After five days of using the iPad Mini, it became obvious: sometimes an iPad is not just an iPad. Confused? 

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If you are a regular reader, then you are familiar with my workflow. I switched my entire workflow to the 12.9-inch iPad Pro. I own a Mac Mini (attached to an XDR Display) because I use Photoshop to edit my photos. Adobe Photoshop is subpar on the iPad.

Unlike many who find faults in the iPad and its OS, I am quite satisfied with my own device. Big screen, big battery, great camera, great speakers, nice external keyboard, ability to use a Pencil as an input device, and most importantly, built-in LTE connectivity. 

The Mega iPad does everything I need to do — from Zoom calls to writing documents, answering emails, reading articles, watching videos on various streaming services, and indulging in Twitter.

The availability of alternative browsers such as Brave and Firefox allows me to use most of the services I previously used on the MacBook. The newest version of the iPadOS has some solid improvements that have made me appreciate my iPad Pro even more. 

And you can see that most of my iPad use during the day (and sometimes in the evening) is akin to a traditional computer — keyboard-based inputs, and very rarely using alternatives such as Pencil. In the evening, I remove the keyboard, put on the softcover, and watch some YouTube, baseball, cricket, or an occasional TV series on Amazon Prime or Apple TV+. I do my reading in the morning — with the iPad sitting on the kitchen table and coffee steaming. You get it — I don’t really need another iPad or any other device in any other configuration — that is up until the new version of the big iPad Pro comes to market.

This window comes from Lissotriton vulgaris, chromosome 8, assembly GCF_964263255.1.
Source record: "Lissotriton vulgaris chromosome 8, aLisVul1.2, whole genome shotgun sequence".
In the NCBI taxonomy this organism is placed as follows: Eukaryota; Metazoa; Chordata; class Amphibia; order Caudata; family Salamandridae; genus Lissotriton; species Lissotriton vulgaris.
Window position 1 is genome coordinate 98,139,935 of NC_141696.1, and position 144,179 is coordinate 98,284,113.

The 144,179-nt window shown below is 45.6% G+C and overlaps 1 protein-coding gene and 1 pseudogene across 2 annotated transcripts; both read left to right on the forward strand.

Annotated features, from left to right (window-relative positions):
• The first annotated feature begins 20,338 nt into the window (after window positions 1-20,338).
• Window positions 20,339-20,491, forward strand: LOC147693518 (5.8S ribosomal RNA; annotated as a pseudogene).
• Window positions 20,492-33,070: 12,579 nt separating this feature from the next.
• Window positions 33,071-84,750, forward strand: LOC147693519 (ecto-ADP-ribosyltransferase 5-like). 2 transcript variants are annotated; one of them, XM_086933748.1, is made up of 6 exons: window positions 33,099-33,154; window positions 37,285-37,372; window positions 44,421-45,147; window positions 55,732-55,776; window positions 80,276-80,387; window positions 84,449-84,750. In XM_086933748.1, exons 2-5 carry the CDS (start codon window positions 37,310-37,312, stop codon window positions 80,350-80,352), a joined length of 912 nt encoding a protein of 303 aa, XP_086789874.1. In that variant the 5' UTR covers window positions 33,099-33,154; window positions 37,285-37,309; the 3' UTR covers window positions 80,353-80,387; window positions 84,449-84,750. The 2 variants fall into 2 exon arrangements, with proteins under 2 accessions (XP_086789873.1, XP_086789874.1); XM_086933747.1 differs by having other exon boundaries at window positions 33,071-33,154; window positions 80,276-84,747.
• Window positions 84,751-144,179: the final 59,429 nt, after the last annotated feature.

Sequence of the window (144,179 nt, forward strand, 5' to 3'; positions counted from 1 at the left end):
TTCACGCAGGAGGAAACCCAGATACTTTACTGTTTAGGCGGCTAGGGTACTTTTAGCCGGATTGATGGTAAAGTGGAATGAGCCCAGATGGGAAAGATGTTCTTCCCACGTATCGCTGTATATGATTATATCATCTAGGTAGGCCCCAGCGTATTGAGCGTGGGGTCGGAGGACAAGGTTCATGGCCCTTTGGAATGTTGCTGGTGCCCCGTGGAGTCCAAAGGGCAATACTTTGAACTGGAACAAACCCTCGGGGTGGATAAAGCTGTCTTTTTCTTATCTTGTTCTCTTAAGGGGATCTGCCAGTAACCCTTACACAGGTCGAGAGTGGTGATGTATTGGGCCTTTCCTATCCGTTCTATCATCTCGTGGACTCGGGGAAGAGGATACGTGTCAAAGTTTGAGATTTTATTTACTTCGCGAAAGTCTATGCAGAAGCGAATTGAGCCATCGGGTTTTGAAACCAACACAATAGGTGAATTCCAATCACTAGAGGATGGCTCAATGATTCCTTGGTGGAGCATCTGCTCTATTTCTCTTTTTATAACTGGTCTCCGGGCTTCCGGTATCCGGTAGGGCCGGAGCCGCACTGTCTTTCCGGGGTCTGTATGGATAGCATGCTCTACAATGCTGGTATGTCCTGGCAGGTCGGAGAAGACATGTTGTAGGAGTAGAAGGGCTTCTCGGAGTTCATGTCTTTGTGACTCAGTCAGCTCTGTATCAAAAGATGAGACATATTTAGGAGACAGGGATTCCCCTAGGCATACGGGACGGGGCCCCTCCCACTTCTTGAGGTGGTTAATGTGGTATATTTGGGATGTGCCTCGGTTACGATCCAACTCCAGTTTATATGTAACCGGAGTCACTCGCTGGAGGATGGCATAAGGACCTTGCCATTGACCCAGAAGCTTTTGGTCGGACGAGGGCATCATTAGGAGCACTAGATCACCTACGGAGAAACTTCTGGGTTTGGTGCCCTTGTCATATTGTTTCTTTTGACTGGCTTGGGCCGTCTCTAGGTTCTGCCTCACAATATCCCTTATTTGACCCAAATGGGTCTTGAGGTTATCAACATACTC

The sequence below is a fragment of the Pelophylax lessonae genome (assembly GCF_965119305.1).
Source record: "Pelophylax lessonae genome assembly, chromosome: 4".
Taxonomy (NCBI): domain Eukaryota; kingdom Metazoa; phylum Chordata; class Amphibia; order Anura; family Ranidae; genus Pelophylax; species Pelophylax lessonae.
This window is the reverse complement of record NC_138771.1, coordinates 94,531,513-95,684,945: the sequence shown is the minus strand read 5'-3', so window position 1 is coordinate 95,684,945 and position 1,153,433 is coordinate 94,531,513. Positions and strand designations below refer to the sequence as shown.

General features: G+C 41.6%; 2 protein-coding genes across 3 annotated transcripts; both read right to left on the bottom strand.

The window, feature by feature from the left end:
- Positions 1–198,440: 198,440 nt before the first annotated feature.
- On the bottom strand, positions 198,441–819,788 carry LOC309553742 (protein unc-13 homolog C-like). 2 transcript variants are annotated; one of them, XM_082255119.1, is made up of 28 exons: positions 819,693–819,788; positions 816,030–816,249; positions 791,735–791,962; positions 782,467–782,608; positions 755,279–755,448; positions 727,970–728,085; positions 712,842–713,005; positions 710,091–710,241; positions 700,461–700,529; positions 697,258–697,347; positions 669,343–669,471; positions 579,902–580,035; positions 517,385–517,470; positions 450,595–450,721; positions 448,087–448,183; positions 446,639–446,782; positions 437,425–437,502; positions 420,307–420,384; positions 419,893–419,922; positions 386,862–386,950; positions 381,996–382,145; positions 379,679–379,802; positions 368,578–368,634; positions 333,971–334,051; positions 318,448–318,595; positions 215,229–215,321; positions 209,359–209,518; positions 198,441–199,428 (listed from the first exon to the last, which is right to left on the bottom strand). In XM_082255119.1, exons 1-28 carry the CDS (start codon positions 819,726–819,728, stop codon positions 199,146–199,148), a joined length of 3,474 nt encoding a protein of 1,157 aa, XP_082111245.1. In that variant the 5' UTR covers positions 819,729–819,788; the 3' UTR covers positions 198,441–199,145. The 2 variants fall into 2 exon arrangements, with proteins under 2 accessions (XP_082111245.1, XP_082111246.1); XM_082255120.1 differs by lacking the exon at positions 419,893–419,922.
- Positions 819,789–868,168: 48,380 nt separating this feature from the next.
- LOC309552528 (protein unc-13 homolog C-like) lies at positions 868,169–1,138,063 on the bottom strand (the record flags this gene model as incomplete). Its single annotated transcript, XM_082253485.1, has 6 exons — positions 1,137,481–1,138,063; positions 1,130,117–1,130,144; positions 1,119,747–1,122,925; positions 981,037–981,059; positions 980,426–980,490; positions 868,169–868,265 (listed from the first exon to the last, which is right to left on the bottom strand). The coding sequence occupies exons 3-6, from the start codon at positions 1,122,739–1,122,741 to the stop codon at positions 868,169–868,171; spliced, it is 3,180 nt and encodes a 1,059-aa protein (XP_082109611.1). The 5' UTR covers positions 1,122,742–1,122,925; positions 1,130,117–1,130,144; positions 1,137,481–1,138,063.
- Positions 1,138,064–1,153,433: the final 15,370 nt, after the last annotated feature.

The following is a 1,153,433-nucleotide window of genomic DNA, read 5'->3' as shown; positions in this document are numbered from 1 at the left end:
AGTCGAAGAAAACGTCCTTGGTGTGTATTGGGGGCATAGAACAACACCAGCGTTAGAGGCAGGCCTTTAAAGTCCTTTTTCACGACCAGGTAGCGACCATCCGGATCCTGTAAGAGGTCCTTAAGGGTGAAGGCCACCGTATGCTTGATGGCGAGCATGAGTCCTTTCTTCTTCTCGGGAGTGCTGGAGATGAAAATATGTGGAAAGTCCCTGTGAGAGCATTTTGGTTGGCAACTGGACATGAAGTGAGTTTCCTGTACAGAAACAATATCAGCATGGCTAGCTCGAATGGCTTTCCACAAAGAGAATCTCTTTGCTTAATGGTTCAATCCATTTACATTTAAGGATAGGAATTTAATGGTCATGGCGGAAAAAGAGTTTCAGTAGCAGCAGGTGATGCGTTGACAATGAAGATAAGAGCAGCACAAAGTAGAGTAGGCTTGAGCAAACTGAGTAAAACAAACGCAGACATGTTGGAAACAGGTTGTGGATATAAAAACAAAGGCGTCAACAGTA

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That is why I was quite confused when Apple sent me a review unit of the brand new iPad Mini

Unlike those who review gadgets for a living, I prefer to write about things long after using them. I can’t really offer a decent opinion unless those devices are part of my daily workflow. And if these devices (or services) can’t become part of my daily workflow, that reflects poorly on them as ongoing utility is a key criterion in assessing the true worth of a product. So, consider this post as my short-term impressions of the iPad Mini. For the past few days, I have been using it as my primary iPad. 

It has an 8.3-inch Liquid Retina display, comes in four finishes, and is powered by Apple’s latest mobile chip, the A15 Bionic. It has a new USB-C port (thank god) and has 5G, and supports Apple Pencil (2nd generation). It has two new cameras, but the front-facing 12 Megapixel ultrawide camera is the most useful one — its larger field of view enables Center Stage for better video calls. In short, it has all you need from what is a good modern tablet.  It is a good accompaniment for those of us who carry smaller phones, such as the iPhone Mini. 

The size (7.69 x 5.3 inches) and the weight (297 grams) make it diminutive compared to my mega Pad, which weighs 685 grams. It is effortless to hold it in hand without getting a wrist cramp. It is small enough to be held inside my palm — although I don’t have huge hands. Even holding it at the edge puts no strain on the wrist. Ergonomically it has what the 12.9-inch iPad Pro lacks — the ability to be a “near view” device. 

Let me explain: the screen size and utility should be proportional to the screen’s distance from the eyes. If you are too close to the big screen, you can’t experience the benefits of the size.